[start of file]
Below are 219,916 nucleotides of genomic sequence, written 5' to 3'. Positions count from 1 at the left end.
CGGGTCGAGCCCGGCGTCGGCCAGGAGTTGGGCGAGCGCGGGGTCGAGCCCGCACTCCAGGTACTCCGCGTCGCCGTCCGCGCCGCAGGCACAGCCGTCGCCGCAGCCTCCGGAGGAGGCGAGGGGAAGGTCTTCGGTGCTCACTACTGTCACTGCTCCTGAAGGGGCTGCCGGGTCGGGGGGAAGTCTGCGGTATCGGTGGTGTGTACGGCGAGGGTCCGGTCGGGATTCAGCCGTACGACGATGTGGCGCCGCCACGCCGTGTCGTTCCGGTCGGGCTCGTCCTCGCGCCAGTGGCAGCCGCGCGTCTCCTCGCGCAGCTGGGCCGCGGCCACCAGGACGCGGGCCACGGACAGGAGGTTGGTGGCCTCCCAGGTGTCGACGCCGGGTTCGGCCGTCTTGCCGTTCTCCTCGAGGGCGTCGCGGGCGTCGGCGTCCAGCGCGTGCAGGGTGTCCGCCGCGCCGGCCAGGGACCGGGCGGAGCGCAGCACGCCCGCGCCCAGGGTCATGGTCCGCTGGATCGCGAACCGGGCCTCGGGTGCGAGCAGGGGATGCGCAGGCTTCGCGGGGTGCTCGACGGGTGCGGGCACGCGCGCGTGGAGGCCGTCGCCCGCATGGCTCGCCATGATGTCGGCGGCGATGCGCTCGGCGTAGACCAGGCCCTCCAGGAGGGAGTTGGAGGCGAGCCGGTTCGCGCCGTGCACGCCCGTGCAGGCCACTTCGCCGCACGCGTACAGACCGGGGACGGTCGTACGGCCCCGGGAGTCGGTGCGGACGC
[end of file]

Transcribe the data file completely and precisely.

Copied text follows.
Below are 219,916 nucleotides of genomic sequence, written 5' to 3'. Positions count from 1 at the left end.
CGGGTCGAGCCCGGCGTCGGCCAGGAGTTGGGCGAGCGCGGGGTCGAGCCCGCACTCCAGGTACTCCGCGTCGCCGTCCGCGCCGCAGGCACAGCCGTCGCCGCAGCCTCCGGAGGAGGCGAGGGGAAGGTCTTCGGTGCTCACTACTGTCACTGCTCCTGAAGGGGCTGCCGGGTCGGGGGGAAGTCTGCGGTATCGGTGGTGTGTACGGCGAGGGTCCGGTCGGGATTCAGCCGTACGACGATGTGGCGCCGCCACGCCGTGTCGTTCCGGTCGGGCTCGTCCTCGCGCCAGTGGCAGCCGCGCGTCTCCTCGCGCAGCTGGGCCGCGGCCACCAGGACGCGGGCCACGGACAGGAGGTTGGTGGCCTCCCAGGTGTCGACGCCGGGTTCGGCCGTCTTGCCGTTCTCCTCGAGGGCGTCGCGGGCGTCGGCGTCCAGCGCGTGCAGGGTGTCCGCCGCGCCGGCCAGGGACCGGGCGGAGCGCAGCACGCCCGCGCCCAGGGTCATGGTCCGCTGGATCGCGAACCGGGCCTCGGGTGCGAGCAGGGGATGCGCAGGCTTCGCGGGGTGCTCGACGGGTGCGGGCACGCGCGCGTGGAGGCCGTCGCCCGCATGGCTCGCCATGATGTCGGCGGCGATGCGCTCGGCGTAGACCAGGCCCTCCAGGAGGGAGTTGGAGGCGAGCCGGTTCGCGCCGTGCACGCCCGTGCAGGCCACTTCGCCGCACGCGTACAGACCGGGGACGGTCGTACGGCCCCGGGAGTCGGTGCGGACGC